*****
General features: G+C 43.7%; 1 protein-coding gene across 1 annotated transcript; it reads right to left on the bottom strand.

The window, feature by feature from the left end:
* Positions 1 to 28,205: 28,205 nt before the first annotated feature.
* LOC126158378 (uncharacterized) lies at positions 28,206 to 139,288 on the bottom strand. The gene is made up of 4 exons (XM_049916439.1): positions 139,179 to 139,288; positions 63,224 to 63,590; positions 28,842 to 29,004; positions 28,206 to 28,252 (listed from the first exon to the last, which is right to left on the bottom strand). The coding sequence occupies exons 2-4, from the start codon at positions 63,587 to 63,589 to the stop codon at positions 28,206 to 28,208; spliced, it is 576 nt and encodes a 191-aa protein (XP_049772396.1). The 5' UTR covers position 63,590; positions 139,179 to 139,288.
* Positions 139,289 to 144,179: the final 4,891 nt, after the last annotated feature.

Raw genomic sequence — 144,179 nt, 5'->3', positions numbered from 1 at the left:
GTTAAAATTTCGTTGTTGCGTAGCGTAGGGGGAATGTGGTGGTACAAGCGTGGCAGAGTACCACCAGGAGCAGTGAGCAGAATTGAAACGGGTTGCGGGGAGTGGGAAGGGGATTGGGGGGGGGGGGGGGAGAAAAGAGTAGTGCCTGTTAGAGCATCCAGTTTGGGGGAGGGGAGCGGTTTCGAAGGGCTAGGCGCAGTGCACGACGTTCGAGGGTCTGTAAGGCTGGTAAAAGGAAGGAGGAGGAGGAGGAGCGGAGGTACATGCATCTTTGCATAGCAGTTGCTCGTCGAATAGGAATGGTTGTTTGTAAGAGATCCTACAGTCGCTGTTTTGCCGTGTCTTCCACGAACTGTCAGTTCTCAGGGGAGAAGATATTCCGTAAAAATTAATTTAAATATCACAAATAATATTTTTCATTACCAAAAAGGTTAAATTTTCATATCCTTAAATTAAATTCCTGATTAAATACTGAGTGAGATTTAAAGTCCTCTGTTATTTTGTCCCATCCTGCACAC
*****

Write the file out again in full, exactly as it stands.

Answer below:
General features: G+C 43.7%; 1 protein-coding gene across 1 annotated transcript; it reads right to left on the bottom strand.

The window, feature by feature from the left end:
* Positions 1 to 28,205: 28,205 nt before the first annotated feature.
* LOC126158378 (uncharacterized) lies at positions 28,206 to 139,288 on the bottom strand. The gene is made up of 4 exons (XM_049916439.1): positions 139,179 to 139,288; positions 63,224 to 63,590; positions 28,842 to 29,004; positions 28,206 to 28,252 (listed from the first exon to the last, which is right to left on the bottom strand). The coding sequence occupies exons 2-4, from the start codon at positions 63,587 to 63,589 to the stop codon at positions 28,206 to 28,208; spliced, it is 576 nt and encodes a 191-aa protein (XP_049772396.1). The 5' UTR covers position 63,590; positions 139,179 to 139,288.
* Positions 139,289 to 144,179: the final 4,891 nt, after the last annotated feature.

Raw genomic sequence — 144,179 nt, 5'->3', positions numbered from 1 at the left:
GTTAAAATTTCGTTGTTGCGTAGCGTAGGGGGAATGTGGTGGTACAAGCGTGGCAGAGTACCACCAGGAGCAGTGAGCAGAATTGAAACGGGTTGCGGGGAGTGGGAAGGGGATTGGGGGGGGGGGGGGGAGAAAAGAGTAGTGCCTGTTAGAGCATCCAGTTTGGGGGAGGGGAGCGGTTTCGAAGGGCTAGGCGCAGTGCACGACGTTCGAGGGTCTGTAAGGCTGGTAAAAGGAAGGAGGAGGAGGAGGAGCGGAGGTACATGCATCTTTGCATAGCAGTTGCTCGTCGAATAGGAATGGTTGTTTGTAAGAGATCCTACAGTCGCTGTTTTGCCGTGTCTTCCACGAACTGTCAGTTCTCAGGGGAGAAGATATTCCGTAAAAATTAATTTAAATATCACAAATAATATTTTTCATTACCAAAAAGGTTAAATTTTCATATCCTTAAATTAAATTCCTGATTAAATACTGAGTGAGATTTAAAGTCCTCTGTTATTTTGTCCCATCCTGCACAC